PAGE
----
Key Information Regarding the Exam
– Exam Duration: 7 hours
– Format: Written exam (answers don’t have to be long and similarly to level 3 of the CFA exam, short concise answers should get you full marks)
– Covered Topics: Economics, Accounting, Portfolio Management, Ethics
– Language: Japanese (ONLY)
– Exam Venues: Japan (Sapporo, Sendai, Tokyo, Kanazawa, Nagoya, Osaka, Hiroshima, Matsuyama, Fukuoka), U.S. (New York), UK (London), Hong Kong.
– Exam Date: Administered once a year in June
– Detailed Info: The official website provides a good explanation in English so I will post the link here.
Pass Rates & Exam Difficulty
Having taken the exam a month ago, I can say that level 2 is much harder compared to level 1. For level 1, candidates do not have to take all three modules at once which makes preparing for individual exams easier. There is also a change in the exam format from multiple choice to written (constructed responses) which might throw off some candidates. This makes the exam harder for non-Japanese exam takers such as myself who did not go through the Japanese education system. The questions are also more detailed compared to level 1. However, if Portfolio Management (Securities Analysis) is your forte, you might find level 2 easier since this topic bears a very heavy weighting.
Out of the total 420 marks that you can get on the exam, 210 come from Portfolio Management, 90 from Accounting, 60 from Economics and 60 from Ethics. This means that if you aim to get most of the marks on Portfolio Management, pass Ethics and score reasonably well on the remaining topics you can aim for a pass. The pass rate as shown below, has ranged between 48% to 53% in the past 5 years.
A Note on the Ethics Portion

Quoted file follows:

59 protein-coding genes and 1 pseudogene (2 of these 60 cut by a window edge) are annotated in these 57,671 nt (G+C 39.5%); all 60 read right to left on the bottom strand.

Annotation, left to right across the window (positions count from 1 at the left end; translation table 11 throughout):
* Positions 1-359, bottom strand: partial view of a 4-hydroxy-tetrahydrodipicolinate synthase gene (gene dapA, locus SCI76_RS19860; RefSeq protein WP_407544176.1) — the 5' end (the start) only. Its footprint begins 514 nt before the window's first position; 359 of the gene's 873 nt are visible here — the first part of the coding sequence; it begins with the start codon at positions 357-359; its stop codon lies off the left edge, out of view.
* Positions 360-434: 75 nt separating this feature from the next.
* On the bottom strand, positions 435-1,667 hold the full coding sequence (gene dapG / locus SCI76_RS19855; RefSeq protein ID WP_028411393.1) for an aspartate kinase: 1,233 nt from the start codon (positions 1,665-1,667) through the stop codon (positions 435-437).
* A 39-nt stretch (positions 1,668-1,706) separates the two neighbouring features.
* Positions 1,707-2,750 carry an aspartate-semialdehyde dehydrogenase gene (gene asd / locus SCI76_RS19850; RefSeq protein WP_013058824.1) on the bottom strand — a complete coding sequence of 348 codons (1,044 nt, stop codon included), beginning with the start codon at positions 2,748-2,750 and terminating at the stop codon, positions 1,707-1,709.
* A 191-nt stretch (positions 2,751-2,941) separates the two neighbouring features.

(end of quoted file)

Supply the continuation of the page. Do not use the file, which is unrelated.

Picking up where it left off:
I would like to highlight that passing the ethics portion is mandatory and that candidates who pass the exam but get an insufficient score on this section fail the whole exam, so be sure to prepare the Ethics portion well (unfortunately I did not prepare this part well so I will have to re-take the exam next year).
Similarly to level 1, TAC materials seem to be quite popular amongst candidates. This is because the institute materials might be too detailed and some of the answers to past exam questions might lack that additional insight that candidates need. I would say that TAC have done very well in taking past exam papers and adding additional explanations to make a product that sells. If you are preparing for the level 2 exam I strongly believe that this book will be essential in your revision. Please note that this book only includes past exam questions and if you want a summary of the materials you will need additional resources.
These are the summaries that I was talking about in the previous section. I have seen most candidates purchasing the below three books and the question bank for their exam prep. The information is presented in a more clear and intuitive manner compared to the institute books which has made this material a popular choice among candidates.
Some Final Words on my Strategy
Having read other blog posts about this exam, I saw that a general consensus on the preferred exam strategy is to aim for full marks on the Ethics portion and score decently in the Securities Analysis portion with a lower priority on Economics and Accounting. For Economics, there is a trend where one year Macroeconomics is tested and another year Microeconomics is tested so this might help narrow down the focus of your preparation in this topic. As for accounting, a lot of the calculations seem to be centred around corporate finance. This is a written exam but just like Level 3 of the CFA exam, for the theoretical questions, I strongly advise going for short concise answers and make sure to have key words, the rest are calculations and parts of the questions might allow you to show your workings so you can get partial marks should you get the final answer wrong. Overall, I think this qualification will continue to have a lot of value in Japan and if you are serious about a career in finance it’s definitely worth pursuing it.